Husband-and-wife team Jenn Chong and Roman Khan cofounded the sustainable accessories brand Linjer because they were fed up with having to overspend to buy beautiful, high-quality products that would last and with choosing between unsustainable fast fashion and overpriced luxury brands. As a direct-to-consumer brand, the Hong Kong–based company aims to offer luxury products at a fraction of the price of traditional brands. And they do it using the most eco-friendly and long-lasting materials available while offsetting carbon emissions for every shipment dispatched to customers. Linjer’s gold vermeil Kirsten Pearl Huggies have been spotted on numerous celebrities—and cost only $87.
This pandemic-born brand aims to bring minority representation and growth to the fashion industry. Founded by entrepreneur Alicia Sandve, the brand is best known for its wide array of 18 karat gold–plated, water-resistant, hypoallergenic, and nickel-free jewelry, like these sparkling gold-plated stainless steel Snowdrop Hoops. The brand also carries unique home, beauty, and lifestyle products, all under $70. An advocate for women around the world, Hey Maeve has partnered with i=Change to donate $1 from each sale to the shopper’s choice of women-focused charities.
Taiwanese American Carol Chen founded the luxury face mask brand Maskela after being turned away from her private club for wearing a disposable face mask. She went home that day and immediately began turning dresses from her own designer gowns into face masks, and it grew from there. The former Miss San Francisco previously had a fashion label in Los Angeles that was sold in more than 300 stores, a uniform factory in China, an MMA brand in Hong Kong worn by international fighters, and a dress rental company in Singapore that outfitted the stars of the movie Crazy Rich Asians. This Batik Blue Maskela mask, inspired by the iconic Singapore Airlines uniform, is a stunner that will also keep you safe.
rd.com, Getty Images, via chinatownpretty.com,
Books and magazines
With so few Asian-owned companies in the publishing industry, publications for the Asian community are an essential part of the ecosystem. They provide a place for Asian American authors to get their start and a place for readers to find representation and conversation. Founded by first-generation Asian Americans Vicki Ho and Kathleen Tso, Banana magazine is a sumptuous deep dive into the exploration of Asian American identity. Its title comes from the label “banana,” which is sometimes used as a criticism for East Asians who seem overly steeped in American culture. The magazine takes the term that has been used as a taunt and flips it into a celebration of all things Asian American. The latest issue features interviews with Saturday Night Live‘s Bowen Yang, The Daily Show‘s Ronny Chieng, and more. The cover art is gorgeous enough to make this magazine a display-worthy coffee table book.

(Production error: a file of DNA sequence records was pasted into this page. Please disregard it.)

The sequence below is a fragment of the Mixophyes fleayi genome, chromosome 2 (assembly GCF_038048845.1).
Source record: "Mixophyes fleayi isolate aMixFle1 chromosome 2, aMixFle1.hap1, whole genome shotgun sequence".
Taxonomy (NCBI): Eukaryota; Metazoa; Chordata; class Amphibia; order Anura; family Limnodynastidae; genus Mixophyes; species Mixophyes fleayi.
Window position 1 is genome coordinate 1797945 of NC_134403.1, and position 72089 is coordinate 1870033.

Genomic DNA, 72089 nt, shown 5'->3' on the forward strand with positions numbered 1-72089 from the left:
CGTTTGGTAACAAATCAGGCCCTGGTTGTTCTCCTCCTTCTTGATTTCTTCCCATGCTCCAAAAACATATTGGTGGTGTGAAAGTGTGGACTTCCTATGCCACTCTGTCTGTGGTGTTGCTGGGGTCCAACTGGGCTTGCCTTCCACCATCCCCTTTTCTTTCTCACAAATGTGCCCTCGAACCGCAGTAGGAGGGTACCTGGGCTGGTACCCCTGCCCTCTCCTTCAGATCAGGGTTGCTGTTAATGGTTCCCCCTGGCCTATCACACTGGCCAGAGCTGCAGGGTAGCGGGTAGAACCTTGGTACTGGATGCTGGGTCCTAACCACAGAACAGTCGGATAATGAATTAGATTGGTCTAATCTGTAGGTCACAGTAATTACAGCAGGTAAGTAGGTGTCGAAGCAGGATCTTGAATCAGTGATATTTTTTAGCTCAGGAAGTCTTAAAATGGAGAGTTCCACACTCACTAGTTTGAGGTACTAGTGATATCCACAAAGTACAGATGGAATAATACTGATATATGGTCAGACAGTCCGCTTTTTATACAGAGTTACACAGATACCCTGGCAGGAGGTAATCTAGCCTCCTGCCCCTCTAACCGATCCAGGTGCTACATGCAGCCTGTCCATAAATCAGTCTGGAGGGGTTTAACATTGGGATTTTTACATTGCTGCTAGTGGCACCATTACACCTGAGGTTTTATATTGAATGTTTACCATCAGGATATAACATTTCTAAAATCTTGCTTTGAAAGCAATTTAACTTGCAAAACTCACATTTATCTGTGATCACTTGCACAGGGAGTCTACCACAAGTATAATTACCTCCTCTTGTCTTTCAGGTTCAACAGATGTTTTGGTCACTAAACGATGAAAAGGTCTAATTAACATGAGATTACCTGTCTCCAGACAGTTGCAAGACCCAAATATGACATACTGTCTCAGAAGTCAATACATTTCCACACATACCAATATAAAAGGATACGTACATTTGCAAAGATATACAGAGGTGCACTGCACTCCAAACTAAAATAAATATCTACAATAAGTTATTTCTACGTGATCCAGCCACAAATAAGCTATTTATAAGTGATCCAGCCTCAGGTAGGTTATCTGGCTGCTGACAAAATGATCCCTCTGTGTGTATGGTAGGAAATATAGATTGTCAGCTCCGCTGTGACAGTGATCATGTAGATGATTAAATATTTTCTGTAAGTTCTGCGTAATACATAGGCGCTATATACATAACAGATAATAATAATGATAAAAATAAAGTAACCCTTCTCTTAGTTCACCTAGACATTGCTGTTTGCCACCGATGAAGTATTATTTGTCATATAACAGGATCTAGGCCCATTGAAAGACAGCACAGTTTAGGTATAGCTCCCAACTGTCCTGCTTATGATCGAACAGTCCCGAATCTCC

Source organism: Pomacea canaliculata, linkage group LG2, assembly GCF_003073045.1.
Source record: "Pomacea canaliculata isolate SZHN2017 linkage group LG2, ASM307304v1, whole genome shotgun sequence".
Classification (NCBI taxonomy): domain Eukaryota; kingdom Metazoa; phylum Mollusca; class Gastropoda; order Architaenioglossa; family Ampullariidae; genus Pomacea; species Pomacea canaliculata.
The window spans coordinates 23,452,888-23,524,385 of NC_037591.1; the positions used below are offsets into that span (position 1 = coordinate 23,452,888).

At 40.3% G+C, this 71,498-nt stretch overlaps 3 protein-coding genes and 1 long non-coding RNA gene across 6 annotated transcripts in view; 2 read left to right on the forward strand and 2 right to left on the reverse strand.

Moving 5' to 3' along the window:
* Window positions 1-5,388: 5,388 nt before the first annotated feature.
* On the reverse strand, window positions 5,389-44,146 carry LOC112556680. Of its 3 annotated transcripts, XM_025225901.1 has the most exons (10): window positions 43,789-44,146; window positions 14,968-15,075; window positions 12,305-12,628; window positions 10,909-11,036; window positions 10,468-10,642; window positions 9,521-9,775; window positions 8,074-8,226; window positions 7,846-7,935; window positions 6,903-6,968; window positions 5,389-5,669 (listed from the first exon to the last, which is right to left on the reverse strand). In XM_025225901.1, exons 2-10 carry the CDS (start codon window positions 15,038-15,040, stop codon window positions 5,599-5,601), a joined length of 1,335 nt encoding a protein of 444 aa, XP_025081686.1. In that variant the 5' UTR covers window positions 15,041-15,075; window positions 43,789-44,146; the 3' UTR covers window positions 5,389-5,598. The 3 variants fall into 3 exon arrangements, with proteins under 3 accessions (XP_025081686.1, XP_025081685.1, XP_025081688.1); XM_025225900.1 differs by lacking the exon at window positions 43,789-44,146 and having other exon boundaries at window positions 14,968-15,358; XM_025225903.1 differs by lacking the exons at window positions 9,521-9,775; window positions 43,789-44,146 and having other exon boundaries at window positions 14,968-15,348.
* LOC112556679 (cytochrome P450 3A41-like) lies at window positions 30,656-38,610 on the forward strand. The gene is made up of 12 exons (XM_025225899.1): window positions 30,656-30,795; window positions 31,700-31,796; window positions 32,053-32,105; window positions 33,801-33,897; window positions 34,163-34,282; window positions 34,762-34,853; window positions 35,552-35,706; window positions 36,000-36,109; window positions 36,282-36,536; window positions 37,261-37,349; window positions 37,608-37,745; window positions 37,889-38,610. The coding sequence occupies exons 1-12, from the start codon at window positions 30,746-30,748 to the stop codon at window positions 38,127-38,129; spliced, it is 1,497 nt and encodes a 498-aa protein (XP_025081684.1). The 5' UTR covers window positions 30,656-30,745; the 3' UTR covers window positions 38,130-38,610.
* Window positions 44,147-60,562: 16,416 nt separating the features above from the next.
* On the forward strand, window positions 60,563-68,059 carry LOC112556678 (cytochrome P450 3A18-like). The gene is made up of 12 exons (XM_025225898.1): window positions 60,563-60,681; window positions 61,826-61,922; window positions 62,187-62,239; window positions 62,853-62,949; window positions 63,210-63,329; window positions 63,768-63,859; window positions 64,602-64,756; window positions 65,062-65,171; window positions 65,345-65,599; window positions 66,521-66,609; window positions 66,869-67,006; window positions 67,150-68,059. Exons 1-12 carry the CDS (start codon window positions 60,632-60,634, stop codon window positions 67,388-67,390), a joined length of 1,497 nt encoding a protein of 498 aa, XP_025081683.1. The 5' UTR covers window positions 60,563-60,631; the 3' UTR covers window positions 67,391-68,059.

The Chinatown Pretty blog started as a project between photographer Andria Lo and writer Valerie Luu. After noticing the vibrant fashion of older residents in San Francisco’s Chinatown, the two set out to capture it through photos and interviews. Now you can leaf through these luminous portraits in book form. Chinatown Pretty: Fashion and Wisdom from Chinatown’s Most Stylish Seniors brings together images, advice, and inspiration from six Chinatowns. It’s a celebration of color, pattern, joy, and resilience—things we could all use a little more of.
Part of allyship is a will to learn more about communities outside one’s own. (That’s also one way to better understand race relations in America.) So much understanding can be built from reading and taking in art. Slant’d magazine brings together writers, illustrators, photographers, and more to share pieces of the Asian American experience through their personal stories. Each issue revolves around a central theme and features a different group of contributors. You can order the latest issue, Wonder, or dive into a back issue.
Hailed as New York City Chinatown’s first Asian American woman-owned bookstore, Yu and Me Books also serves as a community space, showcasing the voices of Asian authors both on its shelves and through live events. Its founder, Lucy Yu, dreamed of creating a home for books that focused “on the strong, diverse voices of our community, with a focus on immigrant stories.” It is now a dream come true for book lovers. Along with a wonderful selection of titles, the bookstore offers drinks, snacks, souvenirs, and cozy corners for getting into deep conversations. If you don’t have a chance to visit Yu and Me Books in New York, you can still support this Asian-owned company by perusing its online shop.
rd.com, Getty Images, Sorahyang.com
Clothing and shoes